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Data protection at the Federal Foreign Office

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Opened hard drive, © Matthias Balk / dpa

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Through consultations, training courses and checks, the Data Protection Commissioner at the Federal Foreign Office and the Data Protection Commissioners at the missions abroad are working to ensure the right to data protection is respected.

Data protection is protecting basic rights. By protecting personal data, the basic right to informational self‑determination derived from Article 2 of the Basic Law is also being protected – that is, people’s freedom to decide themselves who is allowed access to their personal information and what can be done with it.

Data protection is taken very seriously in the Federal Foreign Office. All staff members are obliged to respect data protection rights. The Federal Foreign Office has taken technical and organisational steps to ensure that data protection provisions are upheld – also by external service-providers.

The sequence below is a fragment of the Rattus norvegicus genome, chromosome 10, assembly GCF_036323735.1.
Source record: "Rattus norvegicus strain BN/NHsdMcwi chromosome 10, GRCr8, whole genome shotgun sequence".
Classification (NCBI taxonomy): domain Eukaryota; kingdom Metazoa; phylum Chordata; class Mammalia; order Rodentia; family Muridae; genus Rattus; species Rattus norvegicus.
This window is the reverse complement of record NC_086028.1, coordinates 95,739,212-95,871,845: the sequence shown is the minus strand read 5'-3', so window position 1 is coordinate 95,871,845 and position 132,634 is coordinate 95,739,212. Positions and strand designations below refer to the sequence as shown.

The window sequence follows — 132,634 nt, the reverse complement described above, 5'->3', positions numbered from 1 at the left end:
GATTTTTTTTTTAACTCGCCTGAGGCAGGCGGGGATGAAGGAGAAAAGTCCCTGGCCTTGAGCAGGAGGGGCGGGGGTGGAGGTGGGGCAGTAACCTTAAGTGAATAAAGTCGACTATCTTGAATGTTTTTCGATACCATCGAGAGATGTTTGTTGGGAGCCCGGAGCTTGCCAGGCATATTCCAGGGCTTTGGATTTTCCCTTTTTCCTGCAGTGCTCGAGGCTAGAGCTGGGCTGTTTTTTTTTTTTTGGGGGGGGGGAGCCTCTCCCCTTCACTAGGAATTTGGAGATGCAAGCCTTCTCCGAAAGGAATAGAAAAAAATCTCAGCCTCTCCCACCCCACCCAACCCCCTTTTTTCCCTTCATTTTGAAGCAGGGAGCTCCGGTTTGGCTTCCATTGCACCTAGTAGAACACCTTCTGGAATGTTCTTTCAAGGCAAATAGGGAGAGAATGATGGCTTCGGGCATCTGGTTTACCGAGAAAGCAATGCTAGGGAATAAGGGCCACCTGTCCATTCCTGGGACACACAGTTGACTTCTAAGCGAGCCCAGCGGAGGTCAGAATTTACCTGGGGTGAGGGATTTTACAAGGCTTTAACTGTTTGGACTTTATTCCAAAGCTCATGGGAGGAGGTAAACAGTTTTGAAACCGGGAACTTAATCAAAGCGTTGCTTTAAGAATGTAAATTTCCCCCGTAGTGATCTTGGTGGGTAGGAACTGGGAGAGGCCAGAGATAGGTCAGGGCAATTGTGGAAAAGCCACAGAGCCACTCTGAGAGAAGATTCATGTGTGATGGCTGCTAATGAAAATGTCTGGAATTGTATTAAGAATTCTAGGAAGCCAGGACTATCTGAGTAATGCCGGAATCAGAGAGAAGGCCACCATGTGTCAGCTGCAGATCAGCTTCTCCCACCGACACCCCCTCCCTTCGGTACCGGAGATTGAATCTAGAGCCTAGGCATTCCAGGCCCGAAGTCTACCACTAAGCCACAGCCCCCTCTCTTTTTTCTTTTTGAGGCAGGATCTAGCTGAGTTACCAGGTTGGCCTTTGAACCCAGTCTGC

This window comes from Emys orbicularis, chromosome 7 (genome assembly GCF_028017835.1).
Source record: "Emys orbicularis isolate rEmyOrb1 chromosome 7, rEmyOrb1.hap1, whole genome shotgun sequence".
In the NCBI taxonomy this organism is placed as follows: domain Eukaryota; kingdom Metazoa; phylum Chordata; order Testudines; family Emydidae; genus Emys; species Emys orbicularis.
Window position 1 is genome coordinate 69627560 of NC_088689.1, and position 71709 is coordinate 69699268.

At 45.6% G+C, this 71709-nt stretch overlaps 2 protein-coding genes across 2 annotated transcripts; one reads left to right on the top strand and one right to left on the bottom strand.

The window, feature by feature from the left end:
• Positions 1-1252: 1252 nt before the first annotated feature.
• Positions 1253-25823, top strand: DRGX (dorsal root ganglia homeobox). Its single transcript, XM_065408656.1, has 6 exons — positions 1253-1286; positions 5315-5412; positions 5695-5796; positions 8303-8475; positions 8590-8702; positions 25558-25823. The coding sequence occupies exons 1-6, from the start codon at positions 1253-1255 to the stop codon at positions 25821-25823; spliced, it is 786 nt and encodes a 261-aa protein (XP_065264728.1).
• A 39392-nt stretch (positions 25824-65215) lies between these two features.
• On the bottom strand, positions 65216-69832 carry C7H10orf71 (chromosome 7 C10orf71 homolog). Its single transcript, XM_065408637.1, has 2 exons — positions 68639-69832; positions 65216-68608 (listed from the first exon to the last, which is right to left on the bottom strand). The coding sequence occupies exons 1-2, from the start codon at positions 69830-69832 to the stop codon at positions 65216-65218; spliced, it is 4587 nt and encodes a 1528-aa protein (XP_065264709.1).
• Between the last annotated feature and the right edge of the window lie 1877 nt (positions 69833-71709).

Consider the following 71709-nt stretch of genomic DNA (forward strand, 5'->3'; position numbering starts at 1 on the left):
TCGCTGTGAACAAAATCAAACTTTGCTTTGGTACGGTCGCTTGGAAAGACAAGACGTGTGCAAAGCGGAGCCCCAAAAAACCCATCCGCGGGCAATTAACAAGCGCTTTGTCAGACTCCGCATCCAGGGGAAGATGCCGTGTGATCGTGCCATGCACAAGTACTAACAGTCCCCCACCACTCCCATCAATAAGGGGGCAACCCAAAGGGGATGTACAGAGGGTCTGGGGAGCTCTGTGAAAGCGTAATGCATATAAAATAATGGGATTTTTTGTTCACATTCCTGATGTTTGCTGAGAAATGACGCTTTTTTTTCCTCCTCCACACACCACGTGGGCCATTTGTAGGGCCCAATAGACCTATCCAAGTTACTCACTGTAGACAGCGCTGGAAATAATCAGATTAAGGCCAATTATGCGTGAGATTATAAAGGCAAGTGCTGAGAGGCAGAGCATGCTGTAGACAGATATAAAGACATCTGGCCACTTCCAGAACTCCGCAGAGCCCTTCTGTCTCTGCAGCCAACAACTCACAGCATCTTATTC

In particular, each individual has the right to know when the Federal Foreign Office or the missions abroad store data about them and how they are used (right to information (section 19 of the Federal Data Protection Act)), right to notification (section 19a of the Federal Data Protection Act), as well as the right of objection, also the right to correct and to erase or block the data (section 20 of the Federal Data Protection Act) and the right to appeal to the Federal Commissioner for Data Protection (section 21 of the Federal Data Protection Act).

Through consultations, training courses and checks, the Data Protection Commissioner at the Federal Foreign Office and the Data Protection Commissioners at the missions abroad are working to ensure the right to data protection is respected.

You can contact the Data Protection Commissioner at the Federal Foreign Office with questions or comments at any time:

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